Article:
Changing the designated custodial parent or deleting the phrase would be difficult in that you make no argument for it other than you dislike the language. However, you may have better luck addressing the preferred school district, if you can show that the current situation differs from the circumstances surrounding the issuance of the current court order. Has you ex moved? Has her school district deteriorated? Has your school district improved? As for he fact that your daughter will have to move when your ex moves, well that may have some consideration when her ennoblement is imminent and your ex’s move is more than simply an anticipation.
You should consider your argument more carefully and make sure you can convince a judge that a modification in the existing judgment/agreement is required by a change in circumstance and that it is needed to serve the best interest of the child.
Conferring with an attorney would help you focus on the issues that can be addressed and keep you (and the courts) from being distracted by those that can’t.
This is not legal advice and is not intended to create an attorney-client relationship. You should speak to an attorney for further information.
Great answer by Atty. Mason. This language may have been used to establish residency for school registration purposes only, so that Town A (where she lives) says child is not a resident of our town, and Town B (your town) says the same thing, and then you are caught in a bureaucratic battle because both districts would like to avoid the cost of educating one more child. Yes, you can have a custody order read "shared physical custody", but I agree with Atty. Mason that there is no compelling reason to change that now. Your issue will be, as he points out, is what will be the best school district for the child when that time comes. I would only warn you that comparing school districts is tough - I am not sure MCAS results can or should be the sole measure - but if there are great disparities in performance, facilities, resources, extracurriculars, special needs assistance if needed, safety and the like, the better a switch is likely to be granted.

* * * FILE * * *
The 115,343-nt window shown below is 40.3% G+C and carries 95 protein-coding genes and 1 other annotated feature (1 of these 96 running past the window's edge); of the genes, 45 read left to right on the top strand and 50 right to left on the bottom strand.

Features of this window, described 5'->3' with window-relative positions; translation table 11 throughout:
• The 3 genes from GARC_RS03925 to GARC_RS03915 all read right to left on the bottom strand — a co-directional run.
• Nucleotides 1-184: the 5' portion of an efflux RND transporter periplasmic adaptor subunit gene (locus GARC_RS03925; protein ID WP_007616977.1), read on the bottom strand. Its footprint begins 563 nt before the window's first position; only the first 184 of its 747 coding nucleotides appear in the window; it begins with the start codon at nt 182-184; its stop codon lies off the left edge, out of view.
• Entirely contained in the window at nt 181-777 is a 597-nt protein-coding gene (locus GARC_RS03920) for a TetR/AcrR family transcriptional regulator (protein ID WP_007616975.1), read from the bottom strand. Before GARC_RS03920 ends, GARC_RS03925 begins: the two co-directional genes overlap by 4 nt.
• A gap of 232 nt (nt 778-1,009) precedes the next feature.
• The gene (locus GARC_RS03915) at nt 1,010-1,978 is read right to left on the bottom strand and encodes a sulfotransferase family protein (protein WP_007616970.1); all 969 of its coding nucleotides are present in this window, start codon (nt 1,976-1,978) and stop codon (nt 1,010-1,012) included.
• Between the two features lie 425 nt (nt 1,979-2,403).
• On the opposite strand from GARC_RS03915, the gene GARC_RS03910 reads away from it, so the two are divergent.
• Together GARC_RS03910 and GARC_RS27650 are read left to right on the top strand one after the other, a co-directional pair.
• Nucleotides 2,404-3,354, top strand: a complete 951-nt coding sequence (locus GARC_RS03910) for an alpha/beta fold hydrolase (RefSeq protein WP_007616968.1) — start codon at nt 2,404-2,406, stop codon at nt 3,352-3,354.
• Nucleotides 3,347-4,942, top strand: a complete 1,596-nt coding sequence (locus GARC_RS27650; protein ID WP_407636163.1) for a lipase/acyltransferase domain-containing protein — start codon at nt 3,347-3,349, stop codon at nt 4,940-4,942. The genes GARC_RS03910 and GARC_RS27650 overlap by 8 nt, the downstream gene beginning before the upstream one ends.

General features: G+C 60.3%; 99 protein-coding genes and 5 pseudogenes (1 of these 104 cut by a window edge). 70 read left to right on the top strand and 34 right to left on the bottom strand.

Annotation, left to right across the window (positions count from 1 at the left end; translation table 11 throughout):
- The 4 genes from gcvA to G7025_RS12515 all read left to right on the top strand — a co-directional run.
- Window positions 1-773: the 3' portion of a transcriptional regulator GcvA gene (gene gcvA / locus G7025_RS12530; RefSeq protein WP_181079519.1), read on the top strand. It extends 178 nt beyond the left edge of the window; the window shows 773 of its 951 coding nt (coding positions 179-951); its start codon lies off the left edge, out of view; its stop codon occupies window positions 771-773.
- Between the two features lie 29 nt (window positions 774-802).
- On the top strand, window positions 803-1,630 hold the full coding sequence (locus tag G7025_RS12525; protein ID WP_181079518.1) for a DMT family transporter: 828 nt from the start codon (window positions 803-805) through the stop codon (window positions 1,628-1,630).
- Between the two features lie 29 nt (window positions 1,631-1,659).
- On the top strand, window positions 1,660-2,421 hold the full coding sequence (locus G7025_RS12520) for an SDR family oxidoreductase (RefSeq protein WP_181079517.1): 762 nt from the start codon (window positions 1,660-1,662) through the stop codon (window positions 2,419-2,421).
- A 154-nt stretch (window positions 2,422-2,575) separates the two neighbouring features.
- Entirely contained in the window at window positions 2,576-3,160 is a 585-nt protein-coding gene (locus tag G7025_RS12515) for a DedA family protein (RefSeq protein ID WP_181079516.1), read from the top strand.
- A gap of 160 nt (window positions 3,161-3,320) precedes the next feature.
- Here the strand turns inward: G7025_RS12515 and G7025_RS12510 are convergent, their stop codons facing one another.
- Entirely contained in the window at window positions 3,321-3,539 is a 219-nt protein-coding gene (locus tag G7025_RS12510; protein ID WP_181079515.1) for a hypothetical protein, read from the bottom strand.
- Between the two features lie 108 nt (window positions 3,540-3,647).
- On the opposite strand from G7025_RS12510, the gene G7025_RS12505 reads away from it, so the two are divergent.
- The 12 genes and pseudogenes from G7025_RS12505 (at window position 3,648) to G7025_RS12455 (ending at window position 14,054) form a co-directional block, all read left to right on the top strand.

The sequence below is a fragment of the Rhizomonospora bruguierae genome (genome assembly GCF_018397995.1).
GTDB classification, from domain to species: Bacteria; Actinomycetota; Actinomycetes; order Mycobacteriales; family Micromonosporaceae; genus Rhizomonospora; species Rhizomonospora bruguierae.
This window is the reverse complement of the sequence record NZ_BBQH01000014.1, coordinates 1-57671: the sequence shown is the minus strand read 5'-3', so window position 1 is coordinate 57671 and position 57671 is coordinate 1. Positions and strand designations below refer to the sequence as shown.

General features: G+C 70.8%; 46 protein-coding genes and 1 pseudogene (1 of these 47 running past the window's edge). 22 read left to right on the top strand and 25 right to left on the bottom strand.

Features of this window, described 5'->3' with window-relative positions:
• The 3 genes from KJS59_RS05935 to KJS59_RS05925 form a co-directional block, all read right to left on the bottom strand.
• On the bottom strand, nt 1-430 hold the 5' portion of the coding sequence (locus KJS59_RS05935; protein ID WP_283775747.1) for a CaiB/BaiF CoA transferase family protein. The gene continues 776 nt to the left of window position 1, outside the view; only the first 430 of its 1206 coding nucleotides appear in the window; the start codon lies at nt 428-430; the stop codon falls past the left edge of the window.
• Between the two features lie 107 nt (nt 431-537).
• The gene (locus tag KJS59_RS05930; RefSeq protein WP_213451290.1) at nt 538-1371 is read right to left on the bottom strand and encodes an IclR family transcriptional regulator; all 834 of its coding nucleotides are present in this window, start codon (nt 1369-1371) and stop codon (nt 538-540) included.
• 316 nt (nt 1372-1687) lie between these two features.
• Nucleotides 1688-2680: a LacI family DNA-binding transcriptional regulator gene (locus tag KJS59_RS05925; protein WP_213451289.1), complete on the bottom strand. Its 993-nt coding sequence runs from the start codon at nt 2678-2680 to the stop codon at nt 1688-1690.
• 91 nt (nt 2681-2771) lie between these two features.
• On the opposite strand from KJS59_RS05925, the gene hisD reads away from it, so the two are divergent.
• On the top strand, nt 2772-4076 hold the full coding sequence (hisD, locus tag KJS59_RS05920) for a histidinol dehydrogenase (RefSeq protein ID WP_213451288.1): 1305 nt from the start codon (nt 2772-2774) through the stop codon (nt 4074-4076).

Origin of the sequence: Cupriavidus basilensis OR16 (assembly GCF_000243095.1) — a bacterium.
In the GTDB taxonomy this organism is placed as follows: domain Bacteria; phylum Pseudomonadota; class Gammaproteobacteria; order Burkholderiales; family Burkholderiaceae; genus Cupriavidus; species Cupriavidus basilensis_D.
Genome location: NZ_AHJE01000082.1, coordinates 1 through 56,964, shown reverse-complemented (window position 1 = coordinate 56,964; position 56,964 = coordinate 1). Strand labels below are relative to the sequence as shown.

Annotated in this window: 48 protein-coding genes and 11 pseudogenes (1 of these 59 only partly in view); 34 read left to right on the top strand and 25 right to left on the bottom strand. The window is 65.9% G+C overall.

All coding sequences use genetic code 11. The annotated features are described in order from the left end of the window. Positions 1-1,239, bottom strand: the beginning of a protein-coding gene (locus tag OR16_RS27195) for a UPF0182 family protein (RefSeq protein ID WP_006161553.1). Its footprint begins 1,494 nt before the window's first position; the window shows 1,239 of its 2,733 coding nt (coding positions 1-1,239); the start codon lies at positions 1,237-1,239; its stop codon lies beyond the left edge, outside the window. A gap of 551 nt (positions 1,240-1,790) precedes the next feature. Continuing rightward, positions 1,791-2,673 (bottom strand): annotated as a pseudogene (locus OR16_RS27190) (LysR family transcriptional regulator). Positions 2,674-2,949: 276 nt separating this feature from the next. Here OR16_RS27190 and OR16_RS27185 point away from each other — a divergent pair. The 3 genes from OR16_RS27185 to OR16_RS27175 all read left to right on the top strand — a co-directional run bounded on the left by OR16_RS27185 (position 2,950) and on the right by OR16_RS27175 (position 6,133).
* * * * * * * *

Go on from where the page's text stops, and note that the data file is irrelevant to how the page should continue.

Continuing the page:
To questioners from West Virginia & New York: Although I am licensed to practice in your state, I practice on a day-to-day basis in Massachusetts. I answer questions in your state in areas of the law in which I practice, and in which I feel comfortable trying to offer you assistance based on my knowledge of specific statutes in your state and/or general principles applicable in all states. It is always best, however, to work with attorneys and court personnel in your own area to deal with specific problems and factual situations.
You can have a shared parenting arrangement without actually naming someone the custodial or noncustodial parent. It looks like though the wife has custody over the kids. You need to modify the custody order so it makes sense to you.
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